But, it may be asked, is our system, with all its excellences, the best that could be adopted? Is there not too much drawing the youth of our country away from the common walks of life, and towards the colleges and the professions? Will not the various industries and interests of the country be made to suffer by so many of the young being encouraged in the belief that toil is degrading, and that a labouring man is inferior to a professional man?

Would it not be better to make our schools to so far harmonize with the real and actual wants of the people, as to be their educator in the ordinary affairs of everyday life, instead of absorbing so much of the time of thousands of children on subjects that are of little or no use to them after they leave the common school ? Better to train the children to be active workers in the great national hive, than to merely fit them to fastidiously sip the honey that other toilers have gathered.

The professions are already overcrowded, and every year adds to the difficulty. It has been truly said, in regard to these professions, “There is plenty of room at the top.” But it is also true, that the ascent is so steep, and the way so full of anxious aspirants, that very few have the ability and energy to rush up the steep acclivity, press through the motley gathering that intercepts his way, and reach the top. Are there not men in the professions who rank as third or fourth class there, who would have made first-class farmers and mechanics? I do not mean by this that farmers and mechanics need less brain, or less force of character, than the doctor, or lawyer, or clergyman. But a different combination of faculties is all that makes a successful man in one calling out of an individual who would be a complete failure in another.

But I am told that a classical education does not disqualify a man for work. That may be true. But does it qualify him for work in the ordinary affairs of life? I am now bordering on to seventy years of age, and I have never seen a B.A., or an M.D., or lawyer, comfortably and contentedly or successfully shoving the plane or holding the plough. The time that should have been spent in learning how to do these things was given to other things that are of but little practical benefit in these callings. True, there are some highly educated women who are good housekeepers ; but they can adapt themselves to surrounding circumstances better and more readily than men can do.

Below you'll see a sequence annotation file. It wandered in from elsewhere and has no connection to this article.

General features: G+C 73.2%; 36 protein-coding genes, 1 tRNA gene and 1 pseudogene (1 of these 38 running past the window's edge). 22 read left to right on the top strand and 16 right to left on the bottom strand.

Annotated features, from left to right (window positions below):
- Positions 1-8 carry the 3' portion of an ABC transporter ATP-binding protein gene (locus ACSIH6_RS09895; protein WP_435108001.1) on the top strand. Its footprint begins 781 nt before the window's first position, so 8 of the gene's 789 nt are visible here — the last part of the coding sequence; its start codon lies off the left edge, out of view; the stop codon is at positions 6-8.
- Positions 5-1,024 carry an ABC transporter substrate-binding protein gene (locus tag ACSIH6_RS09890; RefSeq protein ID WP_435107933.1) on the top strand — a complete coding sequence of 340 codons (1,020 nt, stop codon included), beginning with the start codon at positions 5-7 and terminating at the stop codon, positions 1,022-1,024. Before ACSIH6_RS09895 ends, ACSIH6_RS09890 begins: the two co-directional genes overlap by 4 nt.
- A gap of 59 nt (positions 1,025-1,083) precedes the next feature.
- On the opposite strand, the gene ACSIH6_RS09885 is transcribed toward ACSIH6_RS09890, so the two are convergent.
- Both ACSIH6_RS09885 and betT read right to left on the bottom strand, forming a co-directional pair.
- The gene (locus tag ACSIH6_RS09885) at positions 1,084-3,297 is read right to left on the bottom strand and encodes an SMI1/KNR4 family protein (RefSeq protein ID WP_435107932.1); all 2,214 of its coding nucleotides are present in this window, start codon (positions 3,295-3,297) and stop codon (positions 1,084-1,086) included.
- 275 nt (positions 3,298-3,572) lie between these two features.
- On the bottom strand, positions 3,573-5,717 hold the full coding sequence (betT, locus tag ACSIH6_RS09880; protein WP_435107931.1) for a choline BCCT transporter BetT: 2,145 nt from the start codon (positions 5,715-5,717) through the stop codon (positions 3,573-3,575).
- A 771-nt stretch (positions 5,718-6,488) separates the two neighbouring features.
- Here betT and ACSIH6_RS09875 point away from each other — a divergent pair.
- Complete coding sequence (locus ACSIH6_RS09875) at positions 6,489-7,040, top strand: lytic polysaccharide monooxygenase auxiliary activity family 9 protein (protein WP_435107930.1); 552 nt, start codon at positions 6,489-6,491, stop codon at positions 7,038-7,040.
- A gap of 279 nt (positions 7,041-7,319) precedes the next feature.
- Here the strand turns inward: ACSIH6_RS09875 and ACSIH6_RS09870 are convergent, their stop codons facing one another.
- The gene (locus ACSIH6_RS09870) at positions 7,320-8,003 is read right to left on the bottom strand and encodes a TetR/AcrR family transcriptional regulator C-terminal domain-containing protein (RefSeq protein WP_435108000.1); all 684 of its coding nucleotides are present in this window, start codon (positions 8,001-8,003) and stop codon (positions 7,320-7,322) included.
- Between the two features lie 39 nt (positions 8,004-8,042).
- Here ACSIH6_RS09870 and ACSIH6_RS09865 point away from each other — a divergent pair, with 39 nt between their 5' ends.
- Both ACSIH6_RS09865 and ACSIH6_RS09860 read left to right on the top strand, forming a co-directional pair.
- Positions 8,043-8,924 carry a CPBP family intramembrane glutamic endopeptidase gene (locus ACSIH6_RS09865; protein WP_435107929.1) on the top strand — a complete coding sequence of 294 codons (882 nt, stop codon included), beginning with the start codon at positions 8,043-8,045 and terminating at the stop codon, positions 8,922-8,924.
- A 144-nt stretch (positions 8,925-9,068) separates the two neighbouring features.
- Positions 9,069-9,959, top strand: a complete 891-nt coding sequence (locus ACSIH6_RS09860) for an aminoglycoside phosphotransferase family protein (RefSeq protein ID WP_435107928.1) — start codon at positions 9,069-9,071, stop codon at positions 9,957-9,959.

Our school system seems to take it for granted that every child is a universal genius; and it seems to overlook the fact that success in one thing does not guarantee success in everything. The system, as yet, is not sufficiently elastic to adjust itself to the various demands of the great variety of minds, for the cultivation and development of which it ought to provide.

In the churches, too, we find change and progress. Not that they are more earnest and zealous. Not that they have more of love for God and humanity. Not that the members are more spiritual, nor that the services are more punctually attended. In none of these things can the churches of to-day claim to be much in advance of what they were half a century ago. The difference is found in clearer conceptions of the demands of the world upon the Church, in a fuller recognition of the claims of missionary effort, in a stronger feeling of unity among Christians, in a closer application of Bible precepts to the practices of everyday life, in a keener sense of individual obligation, and in embracing a wider range of subjects, and in laying broader plans for carrying out the Divine injunction to Christianize the world.

The results of these changes are found in the great increase in the contributions to the various institutions of the Church, in the advancements of the cause of temperance, and in the expansion of missionary operations.

There have also been great changes in the habits and methods of domestic life. Machinery now does most of the heavy work at which our fathers found their hardest toil. Both out door and in the house the burden of life’s toils is made light by the substitution of the mechanical contrivances for the exercise of bone and muscle. Men do not now need the napkin to wipe the sweat from the brow, so much as they need the oilcan to grease the machinery. Everywhere is heard the hum of whirling wheels and revolving pulleys. From the kitchen, where the cook handles the egg-beater, to the barnyard, where the men drive the steam-thrcsher, the heaviest work is done by some sort of an unconscious servant in tin* shape of a machine.

An Old Homestead.